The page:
Apache Doris just ‘graduated’: Why care about this SQL data warehouse

In case you are wondering who “she” is and what school she went to, Doris is an open source, massively parallel processing (MPP) analytical data warehouse that was under development at Apache Incubator.

Last week, the Apache Software Foundation (ASF) said that Doris had achieved top-level status, which according to the foundation means that a project “has proven its ability to be properly self-governed.” 

The SQL-based data warehouse, which utilizes MySQL analytics, was recently released in version 1.0, its eighth release while undergoing development at the incubator, along with six Connector releases linking Doris to various analytics and processing technologies. It has been built to support online analytical processing (OLAP) workloads, often used in data science scenarios, among others.

Doris was born inside Chinese internet search giant Baidu, dubbed as Palo then, as a data warehousing system for its advertisement business before being open sourced in 2017 and entering the Apache Incubator in 2018.

Doris has roots in Apache Impala and Google Mesa

Doris is based on the technology integration of Google Mesa and Apache Impala, an open source MPP SQL query engine developed in 2012 and based on the underpinnings of Google F1.

Mesa, which was designed around 2014 to be a highly scalable analytic data warehousing system, was used to store critical measurement data related to Google’s Internet advertising business.

According to its developers, both at Baidu and at the Apache Incubator, the database offers simple design architecture while providing high availability, reliability, fault tolerance, and scalability.

“The simplicity (of developing, deploying and using) and meeting many data serving requirements in a single system are the main features of Doris,” the Apache Software Foundation said in a statement, adding that the data warehouse supports multidimensional reporting, user portraits, ad-hoc queries, and real-time dashboards.

Other features of Doris include columnar storage, parallel execution, vectorization technology, query optimization, ANSI SQL, and integration with big data ecosystems via Connector support for Apache Flink, Apache Hive, Apache Hudi, Apache Iceberg, Apache Spark, and ElasticSearch, among other systems.

Uptake of open source databases forecast to grow

Uptake of enterprise-grade, open source databases is expected to grow. In Gartner’s State of the Open-Source DBMS Market 2019 report, the consulting firm predicted that more than 70% of new in-house applications will be developed on an Open Source Database Management System (OSDBMS) or an OSDBMS-based Database Platform-as-a-Service (dbPaaS) by 2022.

In adiditon, as data proliferates and businesses’ need for real-time analytics grows, a simple yet massively parallel processing database that is also open source, seems to be the need of the hour.

“As data volumes have grown, MPP databases became the only realistic way to process data quickly enough or cheaply enough to meet organizations demands,” said David Menninger, research director at Ventana Research.

Cloud fuels use of MPP databases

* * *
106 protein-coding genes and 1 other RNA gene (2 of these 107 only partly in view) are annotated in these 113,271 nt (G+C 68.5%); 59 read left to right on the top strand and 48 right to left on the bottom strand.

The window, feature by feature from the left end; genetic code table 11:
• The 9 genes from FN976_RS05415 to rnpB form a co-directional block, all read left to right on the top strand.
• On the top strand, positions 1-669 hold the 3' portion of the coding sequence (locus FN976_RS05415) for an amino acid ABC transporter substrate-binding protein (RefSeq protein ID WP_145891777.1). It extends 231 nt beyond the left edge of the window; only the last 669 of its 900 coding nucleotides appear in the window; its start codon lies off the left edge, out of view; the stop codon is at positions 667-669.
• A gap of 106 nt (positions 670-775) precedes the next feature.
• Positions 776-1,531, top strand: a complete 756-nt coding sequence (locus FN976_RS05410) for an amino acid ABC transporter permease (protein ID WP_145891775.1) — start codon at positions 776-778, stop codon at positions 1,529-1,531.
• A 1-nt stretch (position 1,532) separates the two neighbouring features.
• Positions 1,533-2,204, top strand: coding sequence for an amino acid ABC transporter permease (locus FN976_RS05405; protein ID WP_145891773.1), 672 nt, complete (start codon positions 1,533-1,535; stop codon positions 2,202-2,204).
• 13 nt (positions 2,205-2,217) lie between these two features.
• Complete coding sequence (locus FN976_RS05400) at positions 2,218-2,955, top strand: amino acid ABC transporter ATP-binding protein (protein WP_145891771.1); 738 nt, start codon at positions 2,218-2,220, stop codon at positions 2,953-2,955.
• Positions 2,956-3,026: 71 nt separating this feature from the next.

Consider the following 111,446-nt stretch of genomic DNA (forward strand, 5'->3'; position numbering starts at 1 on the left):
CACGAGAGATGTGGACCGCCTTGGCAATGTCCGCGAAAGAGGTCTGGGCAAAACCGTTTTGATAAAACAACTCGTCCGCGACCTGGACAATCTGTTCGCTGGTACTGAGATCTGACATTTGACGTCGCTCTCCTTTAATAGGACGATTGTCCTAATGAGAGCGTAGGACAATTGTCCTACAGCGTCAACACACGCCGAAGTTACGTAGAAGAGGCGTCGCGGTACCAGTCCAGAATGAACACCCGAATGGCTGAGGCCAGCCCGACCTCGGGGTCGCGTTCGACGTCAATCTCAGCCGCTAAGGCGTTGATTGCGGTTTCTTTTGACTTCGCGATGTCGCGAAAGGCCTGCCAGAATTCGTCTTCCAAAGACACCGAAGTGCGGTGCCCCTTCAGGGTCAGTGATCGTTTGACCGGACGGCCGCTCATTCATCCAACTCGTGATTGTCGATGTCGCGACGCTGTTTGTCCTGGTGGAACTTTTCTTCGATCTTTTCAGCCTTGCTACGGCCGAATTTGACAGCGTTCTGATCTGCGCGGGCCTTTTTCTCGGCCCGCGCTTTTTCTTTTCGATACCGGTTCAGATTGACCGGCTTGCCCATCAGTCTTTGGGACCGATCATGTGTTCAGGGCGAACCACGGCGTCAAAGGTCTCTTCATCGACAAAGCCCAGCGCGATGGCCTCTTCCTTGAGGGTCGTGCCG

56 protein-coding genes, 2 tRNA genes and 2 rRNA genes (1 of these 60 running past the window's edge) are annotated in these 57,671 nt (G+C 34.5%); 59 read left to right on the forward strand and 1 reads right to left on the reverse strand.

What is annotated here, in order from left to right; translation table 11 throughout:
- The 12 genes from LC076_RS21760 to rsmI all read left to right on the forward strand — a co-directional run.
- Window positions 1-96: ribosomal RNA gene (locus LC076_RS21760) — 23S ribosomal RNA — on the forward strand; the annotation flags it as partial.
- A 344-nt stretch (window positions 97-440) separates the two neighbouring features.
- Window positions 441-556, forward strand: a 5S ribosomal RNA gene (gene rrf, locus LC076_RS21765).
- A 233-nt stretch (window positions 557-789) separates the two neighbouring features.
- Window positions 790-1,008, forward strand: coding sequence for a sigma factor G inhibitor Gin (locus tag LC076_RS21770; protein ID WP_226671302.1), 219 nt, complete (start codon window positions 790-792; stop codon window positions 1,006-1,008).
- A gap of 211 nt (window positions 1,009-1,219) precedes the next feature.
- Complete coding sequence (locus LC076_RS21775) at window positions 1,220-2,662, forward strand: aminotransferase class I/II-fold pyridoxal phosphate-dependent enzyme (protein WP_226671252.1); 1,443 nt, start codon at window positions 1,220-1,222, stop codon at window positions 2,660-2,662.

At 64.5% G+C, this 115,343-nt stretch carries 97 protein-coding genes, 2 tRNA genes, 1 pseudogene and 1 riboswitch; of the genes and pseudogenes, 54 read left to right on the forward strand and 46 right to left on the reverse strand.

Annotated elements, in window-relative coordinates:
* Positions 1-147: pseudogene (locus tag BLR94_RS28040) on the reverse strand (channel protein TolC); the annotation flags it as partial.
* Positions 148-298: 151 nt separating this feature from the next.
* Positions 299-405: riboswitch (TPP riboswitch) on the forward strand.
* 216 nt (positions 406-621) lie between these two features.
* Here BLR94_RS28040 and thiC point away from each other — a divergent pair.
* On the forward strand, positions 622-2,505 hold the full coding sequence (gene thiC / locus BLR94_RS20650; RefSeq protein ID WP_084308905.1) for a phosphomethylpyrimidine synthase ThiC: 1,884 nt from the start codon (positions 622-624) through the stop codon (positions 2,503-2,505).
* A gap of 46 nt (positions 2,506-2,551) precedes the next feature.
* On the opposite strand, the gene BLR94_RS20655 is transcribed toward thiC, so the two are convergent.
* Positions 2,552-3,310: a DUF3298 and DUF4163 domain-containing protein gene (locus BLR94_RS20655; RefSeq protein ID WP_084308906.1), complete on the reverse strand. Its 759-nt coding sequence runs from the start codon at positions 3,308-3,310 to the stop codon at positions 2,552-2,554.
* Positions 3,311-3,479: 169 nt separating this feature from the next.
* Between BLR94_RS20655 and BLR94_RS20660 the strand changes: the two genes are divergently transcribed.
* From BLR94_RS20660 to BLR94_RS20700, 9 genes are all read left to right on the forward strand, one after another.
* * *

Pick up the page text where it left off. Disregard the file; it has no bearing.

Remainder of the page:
The other trends fueling MPP databases are the availability of relatively inexpensive cloud-based instances of servers, which can be used as part of the MPP configuration, thus eliminating the need to procure and install the physical hardware these systems use, Menninger said.

Further, making a case for Doris, Menninger said that while there are many MPP database alternatives, some of which are open sourced, there isn’t really an open source MySQL option.

“MySQL itself and MariaDb have been extended to support larger analytical workloads, but they were initially designed for transaction processing,” Menninger said, adding that open source NoSQL database Greenplum and hyperscaler services such as Google BigQuery, Amazon RedShift and Microsoft Synapse could be considered as rivals to Doris.

ClickHouse, Apache Druid, and Apache Pinot could also be considered rivals, said Sanjeev Mohan, former research vice president of big data and analytics at Gartner.

Doris offers architectural simplicity, fast query times

According to the Apache Foundation, using Doris could have multiple advantages, such as architectural simplicity and faster query times.

One of the reason behind Doris’ simplicity is its non-dependency on multiple components for tasks such as class management, synchronization and communication.

The reason behind fast query times can be attributed to vectorization, a process that allows a program or an algorithm to operate on a multiple set of values at one time rather than a single value.

Another benefit of the data warehouse, according to the developers at the Apache Foundation, is Doris’ ability to handle concurrencies, updates and deletes of data. Concurrencies can be termed as events or requests from multiple users to process data and gain insights from the database at the same time.

The need for concurrencies has increased because most organizations are now allowing many employees to access data in order to drive insights, in contrast to past practices, which called for mainly C-suite executives and specialists to have access to analytics.

Apache Doris is currently being used in more than 500 enterprises globally.

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